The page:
New Zealand is one of those places that takes your breath away on a continual basis. Its two islands are vastly different, but both intriguing in their own ways. The North is a hive of geothermal activity: volcanoes, hot springs, and hot water beaches. The South is chock full of wilderness: epic mountains, beautiful fiords, and pastureland as far as the eye can see. I spent the bulk of my time there on the South Island, and that’s where the majority of my favorite places were. So, for those keen on seeing some of the same places, here are eight of the best sights on the South Island of New Zealand.
New Zealand was one of the most beautiful countries to drive through for the scenery and the vast scale of the place.” – Louise Nurding
I did these sights in reverse, but I also started my Kiwi adventure in wee Te Anau. Most people take the ferry over from Wellington, so we’ll start at the north end of the island.
Te Pukatea Bay in Abel Tasman National Park
The Abel Tasman Trek is one of the famed Great Walks of New Zealand. I stretched the trek to four days, though most do it in three. Doing so allowed me to spend that extra day on the northern loop of the trek, which often gets skipped. The best spot, however, was where I spent my third and final night in the park: Te Pukatea. It’s up a side-trail and was personally recommended to me by the DOC staff member who helped me book the trek.
I could immediately see why she liked it so much. The beach was pristine — the forest encroaching on it as waves smoothed the iron-rich sand. To me, Te Pukatea encapsulated the essence of the Abel Tasman experience: beaches, rainforest, and solitude.
The Pancake Rocks of Punakaiki
Punakaiki surprised me. When I arrived just before sunset after a long drive up the West Coast, I hadn’t dreamt I might be tempted to stay in that tiny little place. But after a magical sunset, two days of awesome hikes, and (of course) the Pancake Rocks the town is known for, I was hooked. So when the owner of the hostel asked me if I’d like to stay on and WWOOF, I almost said yes. Almost. But I desperately needed a paying gig, and the one offered wouldn’t get me anything except free accommodation.
If you go, be sure to check out the other hikes in the area, not just the Pancake Rocks: the Truman Trek, the Pororari Trek, etc. There’s a lot to see in a relatively small area, so allow at least a couple days for exploration!
The Summit of Isthmus Peak
Isthmus Peak sits snugly between two of the South Islands most beautiful lakes: Lake Wanaka and Lake Hawea. The hike up it is steep and takes about six hours roundtrip. My friend Marketa and I had planned to hike Roy’s Peak that day, but after a recommendation from her coworker had decided to do Isthmus Peak instead. It was a good decision. After making a good portion of the ascent shrouded in a heavy fog, we emerged blinking into one of the most beautiful days I ever experienced in New Zealand. And the views?
The Lord of the Rings. On the list of reasons people want to go to New Zealand, that’s got to be one of the top three. It was for me, so when I realized I would be driving past the filming location for Edoras, I had to stop and check it out. The drive there is long and arduous — a 45 km haul up a truly awful gravel road. My trusty steed Te Namu made it intact, but I saw some other travelers pulled over and changing out punctured tires.
But if you can endure the journey, the destination is worth it. Mount Sunday is on private pastureland, and the surrounding mountains are the perfect place to have the realization that, “Woah, I am definitely in New Zealand right now.”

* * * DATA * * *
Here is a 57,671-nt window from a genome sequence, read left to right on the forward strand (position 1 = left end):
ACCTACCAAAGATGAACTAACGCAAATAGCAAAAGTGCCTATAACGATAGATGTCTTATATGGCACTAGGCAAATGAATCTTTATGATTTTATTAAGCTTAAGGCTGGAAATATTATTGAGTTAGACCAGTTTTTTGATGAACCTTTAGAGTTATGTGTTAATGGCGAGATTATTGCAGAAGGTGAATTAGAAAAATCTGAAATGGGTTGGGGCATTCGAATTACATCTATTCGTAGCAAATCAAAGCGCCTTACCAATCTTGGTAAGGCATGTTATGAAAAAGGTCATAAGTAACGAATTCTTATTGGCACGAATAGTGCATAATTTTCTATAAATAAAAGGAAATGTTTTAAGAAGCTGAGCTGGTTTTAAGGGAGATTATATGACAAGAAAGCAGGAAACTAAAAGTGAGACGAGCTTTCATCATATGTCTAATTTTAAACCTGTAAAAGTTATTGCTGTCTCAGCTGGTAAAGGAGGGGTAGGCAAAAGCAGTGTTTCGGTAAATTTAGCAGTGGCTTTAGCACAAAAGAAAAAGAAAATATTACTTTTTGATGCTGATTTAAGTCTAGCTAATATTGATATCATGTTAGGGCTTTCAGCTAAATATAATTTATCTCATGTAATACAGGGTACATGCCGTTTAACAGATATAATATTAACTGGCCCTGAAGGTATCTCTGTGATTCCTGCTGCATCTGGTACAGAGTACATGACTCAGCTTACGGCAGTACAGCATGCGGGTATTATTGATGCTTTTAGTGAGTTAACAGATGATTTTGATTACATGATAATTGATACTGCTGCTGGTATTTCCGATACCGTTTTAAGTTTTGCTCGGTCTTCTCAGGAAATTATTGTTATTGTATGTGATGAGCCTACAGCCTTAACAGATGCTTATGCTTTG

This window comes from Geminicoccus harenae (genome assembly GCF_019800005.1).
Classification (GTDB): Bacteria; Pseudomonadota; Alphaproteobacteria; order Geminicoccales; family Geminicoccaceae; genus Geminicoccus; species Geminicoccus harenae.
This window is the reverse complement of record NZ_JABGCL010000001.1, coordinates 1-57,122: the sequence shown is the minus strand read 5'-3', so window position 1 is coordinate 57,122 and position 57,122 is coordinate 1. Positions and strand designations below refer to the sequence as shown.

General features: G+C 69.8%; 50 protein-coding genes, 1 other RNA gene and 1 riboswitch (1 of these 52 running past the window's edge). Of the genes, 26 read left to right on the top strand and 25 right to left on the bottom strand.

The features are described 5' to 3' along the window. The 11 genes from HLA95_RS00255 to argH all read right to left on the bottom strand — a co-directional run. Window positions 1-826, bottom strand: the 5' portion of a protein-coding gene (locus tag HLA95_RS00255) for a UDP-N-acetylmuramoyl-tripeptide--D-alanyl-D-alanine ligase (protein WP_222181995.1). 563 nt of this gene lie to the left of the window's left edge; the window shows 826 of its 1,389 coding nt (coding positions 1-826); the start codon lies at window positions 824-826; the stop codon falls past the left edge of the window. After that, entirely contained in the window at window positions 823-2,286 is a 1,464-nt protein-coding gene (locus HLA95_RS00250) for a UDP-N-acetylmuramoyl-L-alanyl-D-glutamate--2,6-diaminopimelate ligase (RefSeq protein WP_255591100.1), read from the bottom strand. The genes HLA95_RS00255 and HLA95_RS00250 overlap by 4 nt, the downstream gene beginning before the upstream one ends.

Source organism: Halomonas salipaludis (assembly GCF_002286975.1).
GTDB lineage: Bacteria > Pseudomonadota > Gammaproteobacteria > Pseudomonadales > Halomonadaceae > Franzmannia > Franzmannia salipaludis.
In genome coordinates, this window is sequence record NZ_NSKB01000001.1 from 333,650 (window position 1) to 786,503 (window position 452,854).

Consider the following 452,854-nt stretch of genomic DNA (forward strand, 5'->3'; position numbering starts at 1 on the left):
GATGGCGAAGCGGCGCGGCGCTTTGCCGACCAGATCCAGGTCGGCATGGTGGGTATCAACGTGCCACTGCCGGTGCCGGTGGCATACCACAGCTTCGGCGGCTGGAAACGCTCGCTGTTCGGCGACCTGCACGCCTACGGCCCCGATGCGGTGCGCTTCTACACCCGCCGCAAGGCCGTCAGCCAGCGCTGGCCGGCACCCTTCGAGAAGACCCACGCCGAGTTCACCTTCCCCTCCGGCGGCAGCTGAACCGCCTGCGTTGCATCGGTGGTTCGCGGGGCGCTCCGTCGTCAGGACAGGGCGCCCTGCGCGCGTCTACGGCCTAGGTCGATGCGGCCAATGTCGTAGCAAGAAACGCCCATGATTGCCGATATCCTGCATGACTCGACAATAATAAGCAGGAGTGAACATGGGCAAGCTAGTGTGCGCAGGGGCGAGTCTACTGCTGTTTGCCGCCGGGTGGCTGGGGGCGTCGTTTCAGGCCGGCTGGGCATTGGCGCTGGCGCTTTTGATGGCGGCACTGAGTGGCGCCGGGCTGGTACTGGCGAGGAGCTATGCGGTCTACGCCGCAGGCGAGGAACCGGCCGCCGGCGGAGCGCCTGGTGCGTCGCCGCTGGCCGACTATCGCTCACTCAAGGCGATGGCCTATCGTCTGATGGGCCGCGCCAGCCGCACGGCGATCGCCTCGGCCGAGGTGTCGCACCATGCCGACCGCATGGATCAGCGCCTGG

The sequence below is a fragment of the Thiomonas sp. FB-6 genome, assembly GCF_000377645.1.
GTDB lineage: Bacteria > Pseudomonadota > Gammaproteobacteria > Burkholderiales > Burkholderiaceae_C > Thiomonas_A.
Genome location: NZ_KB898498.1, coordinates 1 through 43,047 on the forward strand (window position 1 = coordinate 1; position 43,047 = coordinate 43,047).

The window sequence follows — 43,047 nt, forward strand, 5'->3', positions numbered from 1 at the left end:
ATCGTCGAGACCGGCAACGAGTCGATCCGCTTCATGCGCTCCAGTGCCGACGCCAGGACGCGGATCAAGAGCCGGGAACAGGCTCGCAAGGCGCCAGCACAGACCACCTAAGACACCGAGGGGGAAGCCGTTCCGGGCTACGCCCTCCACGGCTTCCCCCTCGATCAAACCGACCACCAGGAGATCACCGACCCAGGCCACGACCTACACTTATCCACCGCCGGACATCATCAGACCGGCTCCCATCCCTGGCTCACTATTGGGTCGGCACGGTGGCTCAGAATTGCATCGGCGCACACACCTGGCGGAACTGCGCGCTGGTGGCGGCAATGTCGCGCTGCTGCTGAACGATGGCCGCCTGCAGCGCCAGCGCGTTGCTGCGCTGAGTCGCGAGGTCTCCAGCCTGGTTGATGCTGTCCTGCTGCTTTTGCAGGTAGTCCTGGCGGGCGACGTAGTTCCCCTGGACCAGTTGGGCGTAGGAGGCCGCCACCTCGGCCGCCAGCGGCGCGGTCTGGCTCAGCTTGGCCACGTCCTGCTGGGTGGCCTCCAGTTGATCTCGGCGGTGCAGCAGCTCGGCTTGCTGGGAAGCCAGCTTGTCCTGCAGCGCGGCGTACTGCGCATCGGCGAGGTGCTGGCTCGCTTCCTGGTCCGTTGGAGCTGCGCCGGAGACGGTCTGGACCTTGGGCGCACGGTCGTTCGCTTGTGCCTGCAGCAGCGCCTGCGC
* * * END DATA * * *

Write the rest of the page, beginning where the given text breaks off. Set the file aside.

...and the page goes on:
Lake Coleridge was another surprise favorite of the sights on the South Island that I visited. I didn’t even plan on staying there. To be honest, I was a bit lost, a bit tired, and a bit fed up with driving. So when I found a campsite totally off the grid and with the amazing view above, I made the tough decision to spend a night on the shores of Lake Coleridge. It was as cold as Freya’s frigid heart, and I woke up the following morning with a layer of frost on my sleeping bag and ice on the inside of my car windows. But that sunset was worth it all.
If you were to catalog New Zealand’s sights by location, the Catlins would have more jaw-droppers per square kilometer than anywhere else in the country. I spent four days driving along the Southern Scenic Route, but could easily have stretched that a few more days if I hadn’t been trying to make a flight. Cannibal Bay was one of my favorites — an absolutely gorgeous beach with sea lions aplenty and the space to enjoy it all by yourself.
Curio Bay was another Catlins highlight, and probably the most ruggedly impressive area I saw there — mainly because of the rolling surf breaking over the volcanic rocks piled along the shore. That, along with the chance to see endangered porpoises and penguins (I saw neither), make it a must see. Don’t forget to check out Porpoise Bay directly adjacent to it!
Doubtful Sound is accessed from where it all began: the little town of Te Anau. While Milford Sound is the more popular destination, it is also much, much smaller than the sprawling Doubtful Sound. Doubtful is also a bit tougher to get to — requiring an hour-long cruise up Lake Manapouri AND a bus ride before embarking on a 3-hour cruise of the Sound. But for the majestic scale of the geology, the dolphins frolicking in the swell, the rain-laden stormclouds cloaking the Shadowlands… for all of those things and more, Doubtful Sound was my favorite of the many great sights on the South Island.
There you have it! Ever been to New Zealand? Are there any sights on the South Island you’d recommend that I didn’t mention? Anything I did mention which doesn’t belong here? Share your thoughts and recommendations in the comments below!